Name: Garrett Temple
Years in the NBA: 8 years
Key stats: In 26 regular-season games for the Clippers (6 starts), Temple averaged 4.7 points, 2.5 rebounds, and 1.4 assists in 19.6 minutes per game. He shot 50 percent on 2-pointers and 29.6 percent on 3-pointers.
During the playoffs, Temple averaged 2.3 points, 1.2 rebounds, and 0.3 assists in 10.6 minutes per game. He only took 11 shots over six games, making 1-of-7 twos and 2-of-4 threes.
2018-19 salary: $8,000,000
Future contract status: Temple is an unrestricted free agent.
Garrett Temple came to the Clippers on the day of the trade deadline in arguably the most impactful trade LA made all year: Temple and JaMychal Green for Avery Bradley. Bradley was one of the worst players, if not the worst, on the Clippers all season, and not exactly beloved by the fan base. That made Temple an instant upgrade over Bradley and, at 6’6”, he theoretically had the size to slot in as a wing defender, something the team was sorely missing all year.
Temple made an immediate impact for the Clippers, starting his first two games and scoring 11 points during LA’s historic comeback win over the Boston Celtics in the first game after the deadline. He only started four more games the rest of the way after Doc Rivers decided move Landry Shamet — and his superior shooting — into the starting lineup. Those spot starts came when Patrick Beverley or Shamet were injured. For most of his Clippers tenure, Temple joined the bench unit of Lou Williams, Montrezl Harrell, Green, and either Wilson Chandler or Tyrone Wallace. He was a consummate professional and dependable for LA as a veteran presence.
During the playoffs, Temple’s minutes were cut as the Clippers leaned more heavily on their starters. He was a little too small to guard Kevin Durant (though who isn’t?) and thus had minimal utility in an already crowded backcourt rotation.
Temple was better than Bradley. Full stop. That alone made him a valuable member of the Clippers rotation. The LA front office got so much love for the Tobias Harris trade and the Ivica Zubac/Mike Muscala trade that the deal with Memphis got overlooked for quite awhile. However, the narrative changed in April when it became clear what strong contributions both Temple and Green were providing for the Clippers.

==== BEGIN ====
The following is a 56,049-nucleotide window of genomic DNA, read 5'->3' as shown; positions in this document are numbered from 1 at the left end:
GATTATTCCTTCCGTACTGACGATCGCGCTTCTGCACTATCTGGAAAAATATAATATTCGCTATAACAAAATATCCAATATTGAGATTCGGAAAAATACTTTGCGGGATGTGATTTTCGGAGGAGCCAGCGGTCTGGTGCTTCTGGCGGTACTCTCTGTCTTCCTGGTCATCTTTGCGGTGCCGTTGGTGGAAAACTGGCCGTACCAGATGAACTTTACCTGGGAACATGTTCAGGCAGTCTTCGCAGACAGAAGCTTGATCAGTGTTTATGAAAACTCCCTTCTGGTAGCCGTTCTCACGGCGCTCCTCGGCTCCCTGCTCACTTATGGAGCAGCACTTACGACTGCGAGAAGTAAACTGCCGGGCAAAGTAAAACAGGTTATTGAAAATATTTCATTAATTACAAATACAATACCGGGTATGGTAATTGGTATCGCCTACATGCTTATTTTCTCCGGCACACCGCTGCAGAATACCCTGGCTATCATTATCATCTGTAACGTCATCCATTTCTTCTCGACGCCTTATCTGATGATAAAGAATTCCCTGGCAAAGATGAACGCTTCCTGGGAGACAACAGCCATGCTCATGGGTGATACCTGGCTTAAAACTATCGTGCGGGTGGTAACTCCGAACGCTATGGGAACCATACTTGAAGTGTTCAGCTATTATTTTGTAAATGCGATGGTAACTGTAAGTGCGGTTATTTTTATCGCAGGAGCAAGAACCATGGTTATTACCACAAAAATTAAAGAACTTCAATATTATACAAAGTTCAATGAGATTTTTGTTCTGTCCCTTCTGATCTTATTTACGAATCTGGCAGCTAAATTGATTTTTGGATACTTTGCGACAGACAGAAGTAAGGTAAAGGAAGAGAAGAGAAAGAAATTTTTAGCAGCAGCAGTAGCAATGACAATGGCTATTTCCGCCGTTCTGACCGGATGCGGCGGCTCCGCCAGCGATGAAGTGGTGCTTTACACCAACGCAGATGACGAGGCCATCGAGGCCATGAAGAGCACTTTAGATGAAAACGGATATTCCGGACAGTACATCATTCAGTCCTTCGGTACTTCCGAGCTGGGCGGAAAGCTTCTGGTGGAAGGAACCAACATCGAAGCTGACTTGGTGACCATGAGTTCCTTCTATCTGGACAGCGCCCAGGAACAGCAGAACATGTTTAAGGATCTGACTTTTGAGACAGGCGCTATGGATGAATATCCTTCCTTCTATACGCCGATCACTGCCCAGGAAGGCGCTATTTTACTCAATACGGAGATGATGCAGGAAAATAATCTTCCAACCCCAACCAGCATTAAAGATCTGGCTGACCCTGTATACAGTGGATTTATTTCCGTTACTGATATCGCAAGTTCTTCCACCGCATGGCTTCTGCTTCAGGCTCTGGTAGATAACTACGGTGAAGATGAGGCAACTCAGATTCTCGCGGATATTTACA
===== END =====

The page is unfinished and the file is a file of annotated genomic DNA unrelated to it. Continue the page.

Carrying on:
Setting aside the fact that Temple was better than the player he was replacing, Temple fit the archetype of a great role player in Los Angeles. Rivers and numerous players said he was just a nice guy to have in the locker room, and he was an easy teammate to play with. Temple doesn’t demand the ball at all — his usage rate was a comically low 11 percent with the Clippers — which was a combination of Temple’s willingness to subsume to the team and the short amount of time he had to fit in with a new group after the trade deadline.
Temple was a good finisher around the rim, where he converted 64 percent of his looks, per Cleaning the Glass. He was pretty discerning about what types of shots to take, with only 11 percent coming in long midrange. Temple is also good at creating steals, drawing fouls, pushing the pace in transition. The majority of his value comes on the defensive end, but he’s competent enough offensively to keep things moving.
Temple wasn’t a particularly good shooter from distance in his time with the Clippers. A career 35 percent shooter from three, that fell to below 30 percent in Los Angeles, which diminished his value. He was also a little too tentative to look for his own shot outside of transition, when he was a still a below-average finisher.
The main problem with Temple was that he couldn’t find a way on the floor during the postseason. His veteran experience may have been a little exaggerated since he hadn’t appeared in the playoffs since 2015, and he didn’t bring enough to the table to justify minutes short of giving the Clippers’ other guards a rest. Temple played solid defense on Stephen Curry during the first-round series, but provided no resistance on Durant. Given that he wasn’t really providing anything on offense, that made him an inferior option to Shamet or Beverley.
Future with the Clippers:
You may have heard that LA is hunting some pretty big fish in the offseason, and that will require punting on almost all of the team’s existing free agents. Given that the Clippers are bringing back Lou Williams, Jerome Robinson, Shai Gilgeous-Alexander, and Landry Shamet, and they still have the rights to Wallace, there isn’t much room for another 2-guard. And even if LA did want to retain a backcourt free agent, that honor would assuredly go to Beverley before Temple. Simply building a more balanced roster necessitates moving on from the former Grizzly.
It’s hard to say what Temple’s market will be. He is coming off a 3-year/$24 million contract from the Sacramento Kings that was signed in the crazy summer of 2016, and he’s on the wrong side of 30, so he could find himself in the team’s price range. However, it’s unlikely that LA will have a need for his services.
Overall grade: B-
Temple was a solid role player, but he didn’t provide anything special. He is, however, doing super cool things off the court and will assuredly be a great teammate wherever he ends up next.